Japan and Germany are two of the world's top export-driven economies, and selling into the stirring global activity is what pulled them into positive territory, says Jim Pressler, international economist at Northern Trust in Chicago. The graph below shows recoveries in 2Q 2009 to 0.3 percent growth by France and Germany, and a 0.9 percent gain for Japan.
We're the ones that 'built the bomb,' the financial crisis, and it worked on both our internal and external economies - consumers weren't buying either local or foreign goods. We have more structural imbalance here than France, or Germany, or China, so we are going through a more dramatic correction.But Northern Trust, too, has moved its forecast of a return to growth ahead, to 3Q 2009 from the end of the year. Pressler concedes that a revision to show growth in 2Q is possible, but he doesn't expect it.
But the U.S. economy is improving, along these lines:
- Industrial production turned positive in July, with a one percent increase; it had ticked down every month since February 2008. That's just one month, however, and the gain was greatly the result of a 20 percent increase in vehicle assemblies, due in turn greatly to the Cash for Clunkers program.
Sorry the graph below is so tiny (click on it for a larger version). But it illustrates how deep this recession has been. The blue series is an index of industrial production, and the red series is the size of the labor force.
- Another positive: the Housing Market Index of the National Association of Home Builders turned up convincingly in April, although it is still near the bottom. Housing starts also have turned up in the last few months. Long-term interest rates are holding their recent lows, so financing costs shouldn't be standing in anyone's way. There's not a big "however" in this case, as the NAHB deems the current inventory of unsold new homes (8.8 month's worth) "relatively thin" even at the current rate of sales.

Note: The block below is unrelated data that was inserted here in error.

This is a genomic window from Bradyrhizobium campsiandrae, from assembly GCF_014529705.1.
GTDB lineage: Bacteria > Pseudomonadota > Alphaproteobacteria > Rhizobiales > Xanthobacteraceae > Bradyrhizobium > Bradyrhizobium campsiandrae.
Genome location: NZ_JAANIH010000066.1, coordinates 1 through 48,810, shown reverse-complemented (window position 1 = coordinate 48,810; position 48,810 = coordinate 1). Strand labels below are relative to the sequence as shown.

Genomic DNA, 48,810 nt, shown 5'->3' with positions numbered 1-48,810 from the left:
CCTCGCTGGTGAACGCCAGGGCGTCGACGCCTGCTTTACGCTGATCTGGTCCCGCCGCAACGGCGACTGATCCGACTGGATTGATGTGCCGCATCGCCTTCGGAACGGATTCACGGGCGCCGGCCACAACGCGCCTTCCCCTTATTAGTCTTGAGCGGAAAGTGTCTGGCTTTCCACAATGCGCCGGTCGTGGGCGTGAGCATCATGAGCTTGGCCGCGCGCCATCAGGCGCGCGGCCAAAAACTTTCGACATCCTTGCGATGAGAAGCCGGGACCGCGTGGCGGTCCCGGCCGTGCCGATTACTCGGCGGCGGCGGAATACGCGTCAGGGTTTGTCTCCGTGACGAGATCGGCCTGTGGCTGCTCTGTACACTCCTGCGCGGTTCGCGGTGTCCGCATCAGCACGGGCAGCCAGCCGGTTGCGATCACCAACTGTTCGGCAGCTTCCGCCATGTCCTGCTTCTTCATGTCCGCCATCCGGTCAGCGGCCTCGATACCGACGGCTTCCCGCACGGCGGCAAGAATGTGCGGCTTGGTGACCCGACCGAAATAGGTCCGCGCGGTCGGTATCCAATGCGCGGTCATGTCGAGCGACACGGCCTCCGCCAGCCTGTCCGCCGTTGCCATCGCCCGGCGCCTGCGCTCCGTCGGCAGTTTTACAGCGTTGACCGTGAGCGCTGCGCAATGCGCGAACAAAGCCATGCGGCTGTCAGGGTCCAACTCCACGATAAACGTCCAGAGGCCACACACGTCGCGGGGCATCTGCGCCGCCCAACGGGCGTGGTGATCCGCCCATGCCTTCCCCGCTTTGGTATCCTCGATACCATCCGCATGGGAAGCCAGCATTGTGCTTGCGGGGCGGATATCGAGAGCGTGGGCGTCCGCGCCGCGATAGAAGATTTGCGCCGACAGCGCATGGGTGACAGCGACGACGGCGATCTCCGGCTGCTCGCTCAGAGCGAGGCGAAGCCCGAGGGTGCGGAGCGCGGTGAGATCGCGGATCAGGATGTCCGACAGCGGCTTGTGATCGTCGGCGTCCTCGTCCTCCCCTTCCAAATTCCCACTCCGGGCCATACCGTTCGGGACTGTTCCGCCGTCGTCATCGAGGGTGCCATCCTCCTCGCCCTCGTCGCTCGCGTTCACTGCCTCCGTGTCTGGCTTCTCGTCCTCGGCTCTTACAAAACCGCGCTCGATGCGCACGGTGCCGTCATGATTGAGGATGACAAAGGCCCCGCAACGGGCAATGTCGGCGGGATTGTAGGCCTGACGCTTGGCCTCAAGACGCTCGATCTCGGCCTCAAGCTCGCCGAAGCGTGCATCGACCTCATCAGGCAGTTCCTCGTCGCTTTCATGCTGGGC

- Another data point suggesting that a recovery looms is that American corporations are showing a greater proportion of earnings surprises than their European counterparts, reports the Financial Times, citing analysts at Dutch bank ING. Among Eurocompanies, 26 percent have disappointed investors with their earnings reports, versus only 19 percent in the U.S., and 23 percent of American companies have exceeded estimates compared to just 18 percent for Europe.
Stocks are sharply lower and demand for safe-haven government debt is soaring Monday as investors around the world fear that consumers are too anxious to lift the economy into recovery. The losses are extending the selling that began Friday with disappointing consumer confidence numbers.
Reinforcing the consumer gloom, home improvement giant Lowe's reported lower earnings today.
It's hard to see the U.S. economy growing at respectable with more participation from the consumer. The final tiny graph compares employment and consumer spending (personal consumption expenditure) adjusted for inflation. What's striking to me is that even in difficult recessions such as those of the early 1980s, consumer spending flattened out, but didn't really drop the way it has in this slowdown. With two-thirds of GDP still in decline, we're likely still a long way from the one percent Japan has turned in.